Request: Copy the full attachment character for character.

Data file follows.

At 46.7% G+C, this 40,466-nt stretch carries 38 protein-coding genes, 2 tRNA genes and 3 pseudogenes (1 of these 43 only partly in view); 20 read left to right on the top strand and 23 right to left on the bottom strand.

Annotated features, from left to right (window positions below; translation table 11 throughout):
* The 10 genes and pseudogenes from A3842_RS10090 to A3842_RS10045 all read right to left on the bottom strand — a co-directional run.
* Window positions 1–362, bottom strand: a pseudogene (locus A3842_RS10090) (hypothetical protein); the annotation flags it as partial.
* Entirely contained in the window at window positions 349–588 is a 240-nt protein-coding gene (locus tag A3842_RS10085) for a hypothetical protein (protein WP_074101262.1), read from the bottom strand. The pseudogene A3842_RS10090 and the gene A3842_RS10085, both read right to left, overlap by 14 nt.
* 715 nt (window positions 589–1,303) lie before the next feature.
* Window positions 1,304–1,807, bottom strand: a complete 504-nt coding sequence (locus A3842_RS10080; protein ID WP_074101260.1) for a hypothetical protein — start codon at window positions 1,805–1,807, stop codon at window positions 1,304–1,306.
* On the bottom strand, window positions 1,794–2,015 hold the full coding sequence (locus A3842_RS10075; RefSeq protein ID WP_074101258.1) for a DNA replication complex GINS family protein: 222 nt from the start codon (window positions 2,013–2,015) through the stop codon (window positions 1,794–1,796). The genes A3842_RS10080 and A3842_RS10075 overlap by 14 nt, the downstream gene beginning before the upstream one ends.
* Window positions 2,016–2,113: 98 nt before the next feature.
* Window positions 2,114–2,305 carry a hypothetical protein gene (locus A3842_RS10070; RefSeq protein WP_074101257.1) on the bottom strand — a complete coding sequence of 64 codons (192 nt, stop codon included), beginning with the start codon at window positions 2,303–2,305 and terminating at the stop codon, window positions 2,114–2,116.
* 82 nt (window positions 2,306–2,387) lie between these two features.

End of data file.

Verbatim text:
At 46.7% G+C, this 40,466-nt stretch carries 38 protein-coding genes, 2 tRNA genes and 3 pseudogenes (1 of these 43 only partly in view); 20 read left to right on the top strand and 23 right to left on the bottom strand.

Annotated features, from left to right (window positions below; translation table 11 throughout):
* The 10 genes and pseudogenes from A3842_RS10090 to A3842_RS10045 all read right to left on the bottom strand — a co-directional run.
* Window positions 1–362, bottom strand: a pseudogene (locus A3842_RS10090) (hypothetical protein); the annotation flags it as partial.
* Entirely contained in the window at window positions 349–588 is a 240-nt protein-coding gene (locus tag A3842_RS10085) for a hypothetical protein (protein WP_074101262.1), read from the bottom strand. The pseudogene A3842_RS10090 and the gene A3842_RS10085, both read right to left, overlap by 14 nt.
* 715 nt (window positions 589–1,303) lie before the next feature.
* Window positions 1,304–1,807, bottom strand: a complete 504-nt coding sequence (locus A3842_RS10080; protein ID WP_074101260.1) for a hypothetical protein — start codon at window positions 1,805–1,807, stop codon at window positions 1,304–1,306.
* On the bottom strand, window positions 1,794–2,015 hold the full coding sequence (locus A3842_RS10075; RefSeq protein ID WP_074101258.1) for a DNA replication complex GINS family protein: 222 nt from the start codon (window positions 2,013–2,015) through the stop codon (window positions 1,794–1,796). The genes A3842_RS10080 and A3842_RS10075 overlap by 14 nt, the downstream gene beginning before the upstream one ends.
* Window positions 2,016–2,113: 98 nt before the next feature.
* Window positions 2,114–2,305 carry a hypothetical protein gene (locus A3842_RS10070; RefSeq protein WP_074101257.1) on the bottom strand — a complete coding sequence of 64 codons (192 nt, stop codon included), beginning with the start codon at window positions 2,303–2,305 and terminating at the stop codon, window positions 2,114–2,116.
* 82 nt (window positions 2,306–2,387) lie between these two features.